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May 10, 2012 Newsletter Archive

Estate Planning for 21st Century Families

The shape of the modern family has transformed in recent years, and it is not uncommon now for families to be comprised of children, parents and siblings from different marriages that have blended together through remarriage or adoption. Divorce, remarriage, single parenthood, and unmarried couples living together, same-sex marriage, adoption, in-vitro fertilization and other iterations of families have become more common, and as a result, many family structures have taken on less conventional shapes in recent years.

When it comes to estate planning, 21st Century families should leave nothing to chance. State legislatures have not kept pace with unique family arrangements. Intestacy laws may not only leave loved ones vulnerable with little legal recourse, they may thwart the decedent's legacy intentions.

For individuals who die without a Will, intestacy laws determine the distribution of assets. Under these laws, all or a portion of assets will pass to the surviving spouse, if any, with the balance passing to descendants in equal shares. Under both Vermont and New Hampshire law, the portion passing to a surviving spouse is reduced if the individual who has died has children from a prior marriage; however, neither state recognizes the right of stepchildren to inherit.

Understanding intestacy laws is a good idea, but relying on them, rather than creating your own estate plan, is a bad idea. You do not need a small fortune to create your own Will and dying without one will assure that you cede control of your estate to state law.

Moreover, if your family is anything like many of the unique iterations discussed above, dying intestate is a certain way to leave your loved ones in disarray. Unless you view your lasting legacy as one of chaos, consider creating an estate plan that helps protect your loved ones, meets your goals of today and the future, and leaves much less to chance.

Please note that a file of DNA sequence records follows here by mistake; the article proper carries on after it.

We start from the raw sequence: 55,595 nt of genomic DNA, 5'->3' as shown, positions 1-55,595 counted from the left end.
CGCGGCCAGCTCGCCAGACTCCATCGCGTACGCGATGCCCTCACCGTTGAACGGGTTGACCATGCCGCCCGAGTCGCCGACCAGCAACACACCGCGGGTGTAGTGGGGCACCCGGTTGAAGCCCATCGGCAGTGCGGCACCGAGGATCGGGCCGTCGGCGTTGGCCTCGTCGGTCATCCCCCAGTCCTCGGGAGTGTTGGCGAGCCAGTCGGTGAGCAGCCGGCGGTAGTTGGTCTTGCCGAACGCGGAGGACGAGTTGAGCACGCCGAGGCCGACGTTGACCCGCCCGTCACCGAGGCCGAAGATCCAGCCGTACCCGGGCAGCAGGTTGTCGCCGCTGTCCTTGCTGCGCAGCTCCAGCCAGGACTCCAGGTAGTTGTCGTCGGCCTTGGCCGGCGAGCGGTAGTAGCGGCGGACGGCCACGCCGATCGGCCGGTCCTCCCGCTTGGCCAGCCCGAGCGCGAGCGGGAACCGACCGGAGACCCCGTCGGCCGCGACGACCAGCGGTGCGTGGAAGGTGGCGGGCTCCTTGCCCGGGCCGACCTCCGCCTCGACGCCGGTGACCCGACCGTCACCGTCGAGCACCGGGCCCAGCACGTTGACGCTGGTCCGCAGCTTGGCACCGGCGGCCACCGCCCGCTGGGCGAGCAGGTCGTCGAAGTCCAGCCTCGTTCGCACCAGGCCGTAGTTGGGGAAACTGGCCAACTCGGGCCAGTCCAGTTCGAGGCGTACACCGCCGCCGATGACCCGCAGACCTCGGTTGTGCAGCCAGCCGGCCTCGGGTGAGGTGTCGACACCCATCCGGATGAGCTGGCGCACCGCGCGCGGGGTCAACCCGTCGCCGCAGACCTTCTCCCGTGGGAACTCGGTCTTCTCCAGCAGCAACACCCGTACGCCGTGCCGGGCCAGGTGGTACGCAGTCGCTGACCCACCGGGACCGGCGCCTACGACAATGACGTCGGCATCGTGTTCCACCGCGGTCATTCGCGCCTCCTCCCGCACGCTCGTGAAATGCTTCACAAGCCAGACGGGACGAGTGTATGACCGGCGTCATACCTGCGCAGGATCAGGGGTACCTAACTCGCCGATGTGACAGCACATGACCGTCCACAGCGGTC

Common instances where families are uncertain as to how the distribution will occur include families where each spouse has children from a prior marriage, as well as children between them. These families may have blended seamlessly into a new and harmonious family unit, yet each individual will not be treated the same under the intestacy laws; some children will be excluded. In contrast, some families become blended families at a later stage in life, when children of each spouse are already adults. In circumstances such as these, spouses may want to maintain the distinction between children and stepchildren, and treat each type of child differently.

Concerns also arise over preserving assets for children from a former marriage while ensuring that a surviving spouse of a current marriage has adequate support after the first spouse has died. Couples worry that a surviving spouse will be impoverished, or conversely, a surviving spouse that receives the entire estate directly will squander the estate's assets. A good estate plan can arrange to have assets support a surviving spouse during his or her life and then be redirected to children of the first spouse to die. The surviving spouse can leave an estate plan that allows a distribution to his or her children as well. Such plans protect the interests that spouses have of caring for one another while allowing protection from a surviving spouse to direct estate assets away from the first spouse to die's children.

At the end of the day, regardless of your family situation, an estate plan gives you the ability to determine who will or will not be treated as a beneficiary of your estate. The composition of modern families can vary wildly; however, intestacy laws are based on traditional family structures and do not reflect this modern reality. Though it is never a good idea to resort to intestacy laws to dictate something as personal as your estate plan, it is even less advisable to do so if you have a blended family.

If you are interested in beginning the estate planning process, or if it is time for us to review your plan, please call Melendy Moritz PLLC at 802-457-9492 or 603-643-6072, or email us at daphne@melendymoritz.com.

We would love to hear from you! If you are interested in guest writing for our newsletter or simply have a comment to share, please let us know.

Melendy Moritz PLLC is a client centered boutique firm. We focus on your unique needs by providing the individualized legal counseling and advising tailored to your specific situation.

We concentrate on the planning that matters to you.
Call us at 603.643.6072 or 802.457.9492


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